Ms. Brewer said such an interpretation would be unreasonable because it would be inconsistent with the language of the amendment.
“That would be a surprise to a lot of voters, wouldn’t it?” the judge countered.
Ms. Brewer disagreed, “I think that the voters are perfectly capable of reading this language and understanding it and would understand the ins and outs of it.”
She also noted that in a previous case, Florida Education Association v. Florida Department of State, the court held that what voters might believe about an amendment wasn’t important, only that they were given fair notice of what they were voting on.
In that vein, Justice Sasso pointed out that the ballot summary, in this case, does not give voters a full explanation of what the legal ramifications of passing the amendment would be.
“There’s two scenarios,” she said. “Either the words are undefined, and it will be played out later down the line, in which case, the voters are not advised of that. Or, this has a very clear meaning, and the voters are not advised of the fact that this is going to shift policymaking from the Legislature to this expert class of doctors to determine the conditions under which people can end lives in Florida.”
Another question Chief Justice Muñiz raised is whether the amendment might run afoul of Article I, Section 2 of the Florida Constitution.
Under that law, “All natural persons, female and male alike, are equal before the law and have inalienable rights, among which are the right to enjoy and defend life and liberty, to pursue happiness, to be rewarded for industry, and to acquire, possess and protect property.”
The proposed amendment, the judge noted, “assumes that the constitution, as it exists right now, is silent as to any rights of the unborn. And I don’t know if that assumption is correct.”
Neither Ms. Brewer nor Mr. Forrester appeared prepared for that line of questioning, though the latter acknowledged that it could be another reason for the court to reject the amendment.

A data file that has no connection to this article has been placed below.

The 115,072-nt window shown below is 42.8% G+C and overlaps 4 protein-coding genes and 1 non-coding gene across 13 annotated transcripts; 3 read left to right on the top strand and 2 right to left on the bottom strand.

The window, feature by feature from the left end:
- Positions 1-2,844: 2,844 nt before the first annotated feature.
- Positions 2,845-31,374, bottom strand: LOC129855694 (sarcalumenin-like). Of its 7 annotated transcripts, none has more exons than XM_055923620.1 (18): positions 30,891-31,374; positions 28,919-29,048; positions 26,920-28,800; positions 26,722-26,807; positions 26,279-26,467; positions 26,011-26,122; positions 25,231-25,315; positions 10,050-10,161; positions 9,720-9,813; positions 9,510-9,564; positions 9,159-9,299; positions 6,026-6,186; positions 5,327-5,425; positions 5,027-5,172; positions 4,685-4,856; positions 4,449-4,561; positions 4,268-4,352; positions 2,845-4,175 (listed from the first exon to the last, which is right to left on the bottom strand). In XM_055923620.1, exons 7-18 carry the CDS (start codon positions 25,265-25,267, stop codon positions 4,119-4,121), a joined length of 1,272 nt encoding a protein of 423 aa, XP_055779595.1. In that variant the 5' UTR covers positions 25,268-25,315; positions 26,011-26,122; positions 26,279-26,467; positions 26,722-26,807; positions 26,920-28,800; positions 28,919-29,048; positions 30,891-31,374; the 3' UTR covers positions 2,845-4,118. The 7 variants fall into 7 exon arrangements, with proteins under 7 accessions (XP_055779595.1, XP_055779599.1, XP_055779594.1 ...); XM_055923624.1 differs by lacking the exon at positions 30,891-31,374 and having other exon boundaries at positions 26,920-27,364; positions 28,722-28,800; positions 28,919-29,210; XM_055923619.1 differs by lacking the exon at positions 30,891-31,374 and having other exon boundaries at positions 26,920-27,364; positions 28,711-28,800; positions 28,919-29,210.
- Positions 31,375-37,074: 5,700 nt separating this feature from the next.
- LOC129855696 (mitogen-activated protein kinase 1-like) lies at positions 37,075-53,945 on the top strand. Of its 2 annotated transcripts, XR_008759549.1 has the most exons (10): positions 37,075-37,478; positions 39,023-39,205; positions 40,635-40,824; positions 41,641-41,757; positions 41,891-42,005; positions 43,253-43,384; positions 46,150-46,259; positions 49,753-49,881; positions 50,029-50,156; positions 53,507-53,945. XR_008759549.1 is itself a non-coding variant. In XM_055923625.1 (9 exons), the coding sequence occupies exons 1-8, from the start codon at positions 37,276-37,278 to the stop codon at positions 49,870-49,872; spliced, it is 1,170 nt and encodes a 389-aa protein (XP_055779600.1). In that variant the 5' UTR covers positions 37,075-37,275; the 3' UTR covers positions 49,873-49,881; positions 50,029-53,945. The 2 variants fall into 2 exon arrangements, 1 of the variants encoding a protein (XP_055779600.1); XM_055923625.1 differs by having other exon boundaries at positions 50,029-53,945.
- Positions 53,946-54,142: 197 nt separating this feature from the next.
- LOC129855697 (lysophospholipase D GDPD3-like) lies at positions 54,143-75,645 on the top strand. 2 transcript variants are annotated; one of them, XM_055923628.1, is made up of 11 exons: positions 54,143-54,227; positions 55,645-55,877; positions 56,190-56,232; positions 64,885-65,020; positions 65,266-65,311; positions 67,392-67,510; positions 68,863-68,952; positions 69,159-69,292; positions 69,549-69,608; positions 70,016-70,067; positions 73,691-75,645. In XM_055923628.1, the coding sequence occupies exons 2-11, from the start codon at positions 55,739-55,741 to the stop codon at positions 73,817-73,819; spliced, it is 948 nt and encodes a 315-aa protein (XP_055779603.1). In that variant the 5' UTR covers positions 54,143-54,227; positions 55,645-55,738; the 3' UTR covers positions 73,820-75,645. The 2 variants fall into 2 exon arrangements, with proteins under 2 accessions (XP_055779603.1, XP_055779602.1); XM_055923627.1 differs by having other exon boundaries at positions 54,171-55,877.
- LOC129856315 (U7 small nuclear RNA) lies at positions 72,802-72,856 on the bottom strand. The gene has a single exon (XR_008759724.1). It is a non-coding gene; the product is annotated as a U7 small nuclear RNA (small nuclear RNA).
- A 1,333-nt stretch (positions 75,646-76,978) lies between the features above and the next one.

“I will confess to you, your honor, this is not an argument that I had thought about, so I’m speaking a little off-the-cuff here, but I do see a potential for that argument to be viable,” Mr. Forrester said. He added, though, that he did not believe the state had taken a position on that particular issue.
Ms. Brewer, on the other hand, said she did not believe those rights apply to the unborn under Florida law. She also contended that it would be asking too much of the amendment’s sponsor to wade into all the potential legal conflicts that could arise from its passage in the ballot summary.
And that’s an argument that Justice Charles Canady appeared receptive to.
“It just seems like it imposes an impossible burden on the people proposing an amendment,” he said. “And it seems like to me all these things have to be argued about in the political process because, otherwise, it is a restriction on the substance of what can be proposed. We’re not given the power in the constitution to impose such a restriction.”
Florida currently bars most abortions after 15 weeks’ gestation. A six-week limit Gov. Ron DeSantis signed last year remains in limbo as the state Supreme Court weighs the validity of the 15-week limit.